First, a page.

I personally try to write a story with both external and internal plot drivers, as I feel that a fusion of the two makes for a stronger story.

Thoughts? Comments? What am I missing here?

9 comments:

Tim Susman said...

Personally, I always view the plot as separate from the character journey. As you say, in SF/fantasy, there's usually an external conflict motivating the plot. It's rare that the internal conflict contributes to that motivation--that would be something like Macbeth, where his character flaw sets in motion the whole sequence of events (unless I'm recalling the play wrongly).

I like to have my internal and external conflicts complement each other, but usually the external comes about without any action on the part of the hero, who is thrust into some situation that enables him or her to address the internal conflict as well. But I track them when writing as separate entities, for example: Plot: in chapter 5, the villains ambush our heroes and kill Friendly Joe. Character: Hero is responsible for Joe's death--denies it, but his friendship with Joe plants seeds of guilt here.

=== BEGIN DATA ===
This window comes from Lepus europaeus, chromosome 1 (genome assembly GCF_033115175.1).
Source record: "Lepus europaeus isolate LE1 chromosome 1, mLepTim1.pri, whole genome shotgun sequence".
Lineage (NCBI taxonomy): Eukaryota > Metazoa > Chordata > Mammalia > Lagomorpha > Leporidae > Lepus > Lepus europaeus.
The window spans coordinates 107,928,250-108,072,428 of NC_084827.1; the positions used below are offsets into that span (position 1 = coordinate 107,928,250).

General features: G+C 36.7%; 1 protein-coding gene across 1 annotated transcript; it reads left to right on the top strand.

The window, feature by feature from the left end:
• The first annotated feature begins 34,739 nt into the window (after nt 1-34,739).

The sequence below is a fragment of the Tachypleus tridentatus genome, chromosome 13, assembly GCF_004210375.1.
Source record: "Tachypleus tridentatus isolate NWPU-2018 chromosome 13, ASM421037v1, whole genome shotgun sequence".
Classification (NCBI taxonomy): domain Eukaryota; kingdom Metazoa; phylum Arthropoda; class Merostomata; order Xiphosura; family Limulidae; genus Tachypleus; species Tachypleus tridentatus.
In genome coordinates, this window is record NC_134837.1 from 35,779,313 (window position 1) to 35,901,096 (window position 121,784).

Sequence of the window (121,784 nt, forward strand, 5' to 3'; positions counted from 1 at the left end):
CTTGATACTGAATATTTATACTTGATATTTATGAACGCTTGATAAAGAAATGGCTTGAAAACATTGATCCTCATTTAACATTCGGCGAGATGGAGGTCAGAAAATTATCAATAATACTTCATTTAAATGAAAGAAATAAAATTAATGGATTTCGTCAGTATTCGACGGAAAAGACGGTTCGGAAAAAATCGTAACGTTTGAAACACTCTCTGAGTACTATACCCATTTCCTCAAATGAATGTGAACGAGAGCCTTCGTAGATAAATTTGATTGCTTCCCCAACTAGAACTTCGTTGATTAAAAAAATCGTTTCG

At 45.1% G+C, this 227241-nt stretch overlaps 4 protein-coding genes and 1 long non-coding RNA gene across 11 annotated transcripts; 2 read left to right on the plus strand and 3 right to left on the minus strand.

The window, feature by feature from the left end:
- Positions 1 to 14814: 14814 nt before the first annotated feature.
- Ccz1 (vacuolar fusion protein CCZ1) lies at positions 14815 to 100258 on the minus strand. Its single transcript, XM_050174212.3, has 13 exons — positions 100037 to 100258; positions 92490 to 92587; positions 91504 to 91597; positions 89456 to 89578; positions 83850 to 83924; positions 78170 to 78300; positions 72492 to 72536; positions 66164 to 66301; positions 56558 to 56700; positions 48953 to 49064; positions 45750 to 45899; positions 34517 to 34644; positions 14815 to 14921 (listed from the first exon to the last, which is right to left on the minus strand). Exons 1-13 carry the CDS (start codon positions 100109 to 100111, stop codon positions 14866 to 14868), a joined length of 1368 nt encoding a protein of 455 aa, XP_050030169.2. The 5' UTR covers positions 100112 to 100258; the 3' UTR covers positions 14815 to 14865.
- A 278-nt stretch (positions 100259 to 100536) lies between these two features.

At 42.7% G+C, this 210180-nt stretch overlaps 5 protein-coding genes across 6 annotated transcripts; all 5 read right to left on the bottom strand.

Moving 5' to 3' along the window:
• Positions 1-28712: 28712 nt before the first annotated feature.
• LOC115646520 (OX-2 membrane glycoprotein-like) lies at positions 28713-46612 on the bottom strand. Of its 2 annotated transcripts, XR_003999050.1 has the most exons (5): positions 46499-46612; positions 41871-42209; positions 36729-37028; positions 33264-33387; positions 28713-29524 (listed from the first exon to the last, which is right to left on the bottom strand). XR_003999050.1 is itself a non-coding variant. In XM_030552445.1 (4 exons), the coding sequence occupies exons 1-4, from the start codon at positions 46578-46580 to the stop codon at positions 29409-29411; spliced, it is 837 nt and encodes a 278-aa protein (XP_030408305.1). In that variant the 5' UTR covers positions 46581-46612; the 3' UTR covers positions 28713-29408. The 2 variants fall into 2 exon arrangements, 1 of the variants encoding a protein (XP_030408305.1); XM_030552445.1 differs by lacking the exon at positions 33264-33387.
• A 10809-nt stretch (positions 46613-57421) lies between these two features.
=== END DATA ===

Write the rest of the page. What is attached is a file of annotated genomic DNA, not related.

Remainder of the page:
The plot is, for me, sometimes the hardest thing to get right going through the book. I'm fascinated by internal conflict, and so could happily write chapters where nothing happens except people raising their voices slightly at each other. This, it has been pointed out, is not exactly page-turning reading. So while I might know what the character's journey is, and what the event that triggers the plot is, it's often hard to put together the pieces of plot in a way that keeps the reader wondering "what comes next?" (as opposed to flipping forward to find out).